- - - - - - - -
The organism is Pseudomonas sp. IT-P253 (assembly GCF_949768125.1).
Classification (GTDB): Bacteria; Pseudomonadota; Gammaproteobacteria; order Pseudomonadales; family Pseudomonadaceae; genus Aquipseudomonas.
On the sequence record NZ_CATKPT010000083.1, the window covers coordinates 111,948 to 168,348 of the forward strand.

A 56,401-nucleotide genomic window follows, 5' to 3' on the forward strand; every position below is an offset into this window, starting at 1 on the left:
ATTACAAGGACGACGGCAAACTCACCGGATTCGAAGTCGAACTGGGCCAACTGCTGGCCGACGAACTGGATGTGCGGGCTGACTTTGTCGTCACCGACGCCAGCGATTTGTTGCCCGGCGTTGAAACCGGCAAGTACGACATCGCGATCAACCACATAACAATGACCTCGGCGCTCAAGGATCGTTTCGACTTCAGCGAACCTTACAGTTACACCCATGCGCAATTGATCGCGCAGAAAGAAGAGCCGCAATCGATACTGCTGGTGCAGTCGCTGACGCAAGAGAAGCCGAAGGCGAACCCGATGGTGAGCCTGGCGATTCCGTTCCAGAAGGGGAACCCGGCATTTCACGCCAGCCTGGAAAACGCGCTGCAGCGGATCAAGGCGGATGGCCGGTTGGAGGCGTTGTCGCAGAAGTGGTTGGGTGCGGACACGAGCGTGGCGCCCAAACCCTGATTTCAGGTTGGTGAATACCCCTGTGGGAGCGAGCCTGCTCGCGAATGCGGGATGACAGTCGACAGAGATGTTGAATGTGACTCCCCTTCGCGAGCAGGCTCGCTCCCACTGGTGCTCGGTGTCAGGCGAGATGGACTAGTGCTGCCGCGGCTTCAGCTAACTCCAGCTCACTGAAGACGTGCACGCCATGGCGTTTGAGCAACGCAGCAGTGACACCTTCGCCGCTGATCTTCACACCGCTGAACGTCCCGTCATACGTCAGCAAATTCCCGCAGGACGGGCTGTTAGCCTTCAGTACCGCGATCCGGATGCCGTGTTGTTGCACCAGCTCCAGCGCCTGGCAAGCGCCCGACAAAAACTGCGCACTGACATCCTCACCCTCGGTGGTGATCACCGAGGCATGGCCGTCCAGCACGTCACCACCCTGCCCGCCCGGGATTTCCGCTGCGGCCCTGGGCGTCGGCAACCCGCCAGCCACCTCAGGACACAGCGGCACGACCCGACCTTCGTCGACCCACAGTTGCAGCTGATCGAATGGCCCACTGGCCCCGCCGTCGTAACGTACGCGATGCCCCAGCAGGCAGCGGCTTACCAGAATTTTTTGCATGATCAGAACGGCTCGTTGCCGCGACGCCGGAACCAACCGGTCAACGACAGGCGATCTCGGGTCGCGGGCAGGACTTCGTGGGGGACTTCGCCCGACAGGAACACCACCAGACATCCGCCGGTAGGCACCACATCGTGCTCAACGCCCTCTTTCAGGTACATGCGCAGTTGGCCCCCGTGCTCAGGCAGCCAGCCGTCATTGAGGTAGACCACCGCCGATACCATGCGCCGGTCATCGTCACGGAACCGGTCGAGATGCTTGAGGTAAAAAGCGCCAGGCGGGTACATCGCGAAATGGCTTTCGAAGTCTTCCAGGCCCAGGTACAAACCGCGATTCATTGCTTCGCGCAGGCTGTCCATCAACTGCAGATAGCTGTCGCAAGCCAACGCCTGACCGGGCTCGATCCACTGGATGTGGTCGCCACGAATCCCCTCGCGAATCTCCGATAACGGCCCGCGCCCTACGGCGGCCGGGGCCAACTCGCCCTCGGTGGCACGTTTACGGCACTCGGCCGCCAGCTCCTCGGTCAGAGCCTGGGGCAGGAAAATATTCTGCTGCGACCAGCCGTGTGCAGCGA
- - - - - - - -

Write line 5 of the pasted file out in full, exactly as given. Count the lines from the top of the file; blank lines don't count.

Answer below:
ATTACAAGGACGACGGCAAACTCACCGGATTCGAAGTCGAACTGGGCCAACTGCTGGCCGACGAACTGGATGTGCGGGCTGACTTTGTCGTCACCGACGCCAGCGATTTGTTGCCCGGCGTTGAAACCGGCAAGTACGACATCGCGATCAACCACATAACAATGACCTCGGCGCTCAAGGATCGTTTCGACTTCAGCGAACCTTACAGTTACACCCATGCGCAATTGATCGCGCAGAAAGAAGAGCCGCAATCGATACTGCTGGTGCAGTCGCTGACGCAAGAGAAGCCGAAGGCGAACCCGATGGTGAGCCTGGCGATTCCGTTCCAGAAGGGGAACCCGGCATTTCACGCCAGCCTGGAAAACGCGCTGCAGCGGATCAAGGCGGATGGCCGGTTGGAGGCGTTGTCGCAGAAGTGGTTGGGTGCGGACACGAGCGTGGCGCCCAAACCCTGATTTCAGGTTGGTGAATACCCCTGTGGGAGCGAGCCTGCTCGCGAATGCGGGATGACAGTCGACAGAGATGTTGAATGTGACTCCCCTTCGCGAGCAGGCTCGCTCCCACTGGTGCTCGGTGTCAGGCGAGATGGACTAGTGCTGCCGCGGCTTCAGCTAACTCCAGCTCACTGAAGACGTGCACGCCATGGCGTTTGAGCAACGCAGCAGTGACACCTTCGCCGCTGATCTTCACACCGCTGAACGTCCCGTCATACGTCAGCAAATTCCCGCAGGACGGGCTGTTAGCCTTCAGTACCGCGATCCGGATGCCGTGTTGTTGCACCAGCTCCAGCGCCTGGCAAGCGCCCGACAAAAACTGCGCACTGACATCCTCACCCTCGGTGGTGATCACCGAGGCATGGCCGTCCAGCACGTCACCACCCTGCCCGCCCGGGATTTCCGCTGCGGCCCTGGGCGTCGGCAACCCGCCAGCCACCTCAGGACACAGCGGCACGACCCGACCTTCGTCGACCCACAGTTGCAGCTGATCGAATGGCCCACTGGCCCCGCCGTCGTAACGTACGCGATGCCCCAGCAGGCAGCGGCTTACCAGAATTTTTTGCATGATCAGAACGGCTCGTTGCCGCGACGCCGGAACCAACCGGTCAACGACAGGCGATCTCGGGTCGCGGGCAGGACTTCGTGGGGGACTTCGCCCGACAGGAACACCACCAGACATCCGCCGGTAGGCACCACATCGTGCTCAACGCCCTCTTTCAGGTACATGCGCAGTTGGCCCCCGTGCTCAGGCAGCCAGCCGTCATTGAGGTAGACCACCGCCGATACCATGCGCCGGTCATCGTCACGGAACCGGTCGAGATGCTTGAGGTAAAAAGCGCCAGGCGGGTACATCGCGAAATGGCTTTCGAAGTCTTCCAGGCCCAGGTACAAACCGCGATTCATTGCTTCGCGCAGGCTGTCCATCAACTGCAGATAGCTGTCGCAAGCCAACGCCTGACCGGGCTCGATCCACTGGATGTGGTCGCCACGAATCCCCTCGCGAATCTCCGATAACGGCCCGCGCCCTACGGCGGCCGGGGCCAACTCGCCCTCGGTGGCACGTTTACGGCACTCGGCCGCCAGCTCCTCGGTCAGAGCCTGGGGCAGGAAAATATTCTGCTGCGACCAGCCGTGTGCAGCGA